Oil & Natural Gas Special Interest Group
A community for process professionals

Supercritical fluid as a solvent - Malaysia

Date From: 14 April 2015
Location: Malaysia
Description: Evening meeting in Kuala Lumpur, with presentation by Dr Ragunath Bharath (Innovative Fluid Process), organised by IChemE's Oil and Natural Gas Special Interest Groups.
Event Type: Special Interest Groups
Venue: University of Nottingham Teaching Centre, Kuala Lumpur, Malaysia

Book Event

An evening event with technical presentation by Dr Ragunath Bharath (Innovative Fluid Process), and time for networking over refreshments. Registration from 18:00; the event will commence at 18:30 and close at 20:30.

This event is open to all. To encourage more participants and members, attendance at the event is free of charge and open to all. Bring along your colleagues working in the upstream oil and gas industry in Malaysia, and introduce them to the Oil & Natural Gas Special Interest Group (SONG) and to IChemE.

Advance booking is essential. Register now >>

Topic

Any compound at a temperature and pressure above its critical point where distinct liquid and gas phases do not exist is considered to be in Supercritical state. A supercritical fluid can effuse through solids like a gas, and dissolve materials like a liquid. Near the critical point, small changes in pressure or temperature result in large changes in density, allowing many properties of a supercritical fluid to be controlled. Supercritical fluids are suitable as a substitute for organic solvent in a range of processes. Carbon dioxide and water are the most commonly used supercritical fluids, being used for decaffeination and petroleum upgrading (ROSE process for bitumen removal).

In addition, there is no surface tension in a supercritical fluid, as there is no liquid/gas phase boundary. By changing the pressure and temperature of the fluid, the properties can be controlled to be more liquid or more gas like. One of the key properties is the solubility of material in supercritical fluid. Solubility in a supercritical fluid tends to increase with density of the fluid (at constant temperature). Since density increases with pressure, solubility tends to increase with pressure. At constant density, solubility will increase with temperature. However, close to the critical point, the density can drop sharply with a slight increase in temperature. However, the selectivity of the compound needs to be studies based on optimum temperature and pressure.

The advantages of supercritical fluid extraction (compared with liquid extraction) are that it is relatively rapid because of the low viscosities and high diffusivities associated with supercritical fluids. The extraction can be selective to some extent by controlling the density of the medium and the extracted material is easily recovered by simply depressurizing, allowing the supercritical fluid to return to gas phase and evaporate leaving little or no solvent residues. The gas is then compressed and cooled too recycled. Carbon dioxide is the most common supercritical solvent. It is used on a large scale for the decaffeination of green coffee beans, the extraction of hops for beer production, and the production of essential oils, pharmaceutical products from plants and petroleum upgrading (ROSE process for bitumen removal).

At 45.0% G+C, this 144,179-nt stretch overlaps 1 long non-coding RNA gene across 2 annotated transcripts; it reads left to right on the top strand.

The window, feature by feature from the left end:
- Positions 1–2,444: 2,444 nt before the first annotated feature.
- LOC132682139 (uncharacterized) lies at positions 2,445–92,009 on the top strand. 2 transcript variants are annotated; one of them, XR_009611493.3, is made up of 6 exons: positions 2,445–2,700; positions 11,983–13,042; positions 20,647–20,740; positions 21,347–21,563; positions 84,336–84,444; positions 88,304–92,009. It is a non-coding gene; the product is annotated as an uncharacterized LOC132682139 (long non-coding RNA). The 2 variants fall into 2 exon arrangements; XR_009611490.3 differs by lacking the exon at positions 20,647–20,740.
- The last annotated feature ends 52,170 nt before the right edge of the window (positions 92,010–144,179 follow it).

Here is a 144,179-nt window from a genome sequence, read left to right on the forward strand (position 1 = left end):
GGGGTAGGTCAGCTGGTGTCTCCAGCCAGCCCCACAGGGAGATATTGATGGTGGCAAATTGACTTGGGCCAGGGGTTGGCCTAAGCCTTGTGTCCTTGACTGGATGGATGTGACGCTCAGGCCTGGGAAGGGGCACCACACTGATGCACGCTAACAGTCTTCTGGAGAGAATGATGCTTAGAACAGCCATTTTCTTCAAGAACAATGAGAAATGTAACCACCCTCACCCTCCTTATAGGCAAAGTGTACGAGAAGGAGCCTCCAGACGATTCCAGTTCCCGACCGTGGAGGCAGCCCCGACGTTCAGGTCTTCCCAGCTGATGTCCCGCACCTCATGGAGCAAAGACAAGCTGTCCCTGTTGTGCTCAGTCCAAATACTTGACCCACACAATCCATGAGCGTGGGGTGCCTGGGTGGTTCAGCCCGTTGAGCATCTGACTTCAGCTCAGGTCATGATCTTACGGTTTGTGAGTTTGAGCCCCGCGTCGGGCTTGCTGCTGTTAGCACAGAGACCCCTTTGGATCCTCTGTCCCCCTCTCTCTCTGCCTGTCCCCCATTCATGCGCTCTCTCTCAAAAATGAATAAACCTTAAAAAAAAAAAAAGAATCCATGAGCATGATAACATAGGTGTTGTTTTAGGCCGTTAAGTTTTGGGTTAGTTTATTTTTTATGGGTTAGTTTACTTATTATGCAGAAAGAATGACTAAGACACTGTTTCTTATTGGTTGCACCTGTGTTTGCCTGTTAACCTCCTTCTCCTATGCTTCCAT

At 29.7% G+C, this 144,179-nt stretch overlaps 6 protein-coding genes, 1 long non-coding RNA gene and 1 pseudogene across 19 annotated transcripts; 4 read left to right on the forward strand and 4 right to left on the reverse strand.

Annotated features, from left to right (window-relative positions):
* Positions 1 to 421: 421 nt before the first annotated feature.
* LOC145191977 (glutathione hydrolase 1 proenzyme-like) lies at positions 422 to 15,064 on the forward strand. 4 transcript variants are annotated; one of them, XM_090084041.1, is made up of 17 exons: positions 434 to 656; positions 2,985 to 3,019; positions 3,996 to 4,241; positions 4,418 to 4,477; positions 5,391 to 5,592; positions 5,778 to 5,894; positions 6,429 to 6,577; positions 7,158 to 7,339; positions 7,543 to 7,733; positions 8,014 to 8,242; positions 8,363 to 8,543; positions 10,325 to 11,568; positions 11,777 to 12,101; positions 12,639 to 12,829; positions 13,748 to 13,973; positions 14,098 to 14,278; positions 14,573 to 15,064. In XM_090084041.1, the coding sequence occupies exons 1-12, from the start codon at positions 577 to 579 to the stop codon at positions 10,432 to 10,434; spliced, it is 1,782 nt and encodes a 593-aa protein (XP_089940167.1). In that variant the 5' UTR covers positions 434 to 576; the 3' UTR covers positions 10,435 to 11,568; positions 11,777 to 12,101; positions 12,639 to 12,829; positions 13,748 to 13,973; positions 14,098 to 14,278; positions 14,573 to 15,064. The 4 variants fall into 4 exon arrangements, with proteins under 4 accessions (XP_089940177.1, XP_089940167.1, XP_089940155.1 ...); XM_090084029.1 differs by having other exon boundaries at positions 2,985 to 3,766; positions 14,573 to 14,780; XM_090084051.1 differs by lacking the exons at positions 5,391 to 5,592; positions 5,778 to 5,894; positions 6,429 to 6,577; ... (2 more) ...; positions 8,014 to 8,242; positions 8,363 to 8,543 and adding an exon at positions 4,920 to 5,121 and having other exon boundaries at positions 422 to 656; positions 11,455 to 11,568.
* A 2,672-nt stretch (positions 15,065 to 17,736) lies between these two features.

Speaker

Dr. Ragunath Bharath was awarded the Japanese Government Scholarship in 1983, to pursue Bachelor of Engineering (Chemical) in Tohoku University, Sendai Japan. Upon completion he continued to complete his Master and Doctorate in the same university. His research topic was Supercritical Fluids and Equation of State modeling. Upon completing his Doctorate, he started his career as a Process Engineer with Chiyoda Corp in Yokohama mainly doing EPC related process engineering work and commissioning and a notable project was the PSR II Petronas Melaka Refinery Project as Process d Commissioning Engineer. He returned to Malaysia in year 2000 and joined OGP Technical Services, a PETRONAS group company as Principal for Process Engineering. He then started Innovative Fluid Process Sdn Bhd a multi discipline downstream plant engineering company in year 2002 and is presently its Managing Director.

Venue

The event will take place at the
University of Nottingham Teaching Centre,
Level 2, Chulan Tower,
No 3 Jalan Conlay,
Kuala Lumpur 50450, Malaysia.

Map and directions >>

Sponsors

IChemE gratefully acknowledges:

University of Nottingham

The University of Nottingham's sponsorship of SONG events through provision of its venue facilities free of charge. 

MMI logo

MMI Engineering, for sponsoring the refreshments at this event.

Registration

This event is free of charge and open to all. Advance booking is essential.

Register now >>

Get involved

Would you like to give a talk at a SONG event in Kuala Lumpur, or online to a wider audience of chemical engineers in the Asia Pacific region? We'd like to hear from you. Please contact Robert Bruce or specialinterestgroups@icheme.org with details about yourself and your proposed presentation.

 

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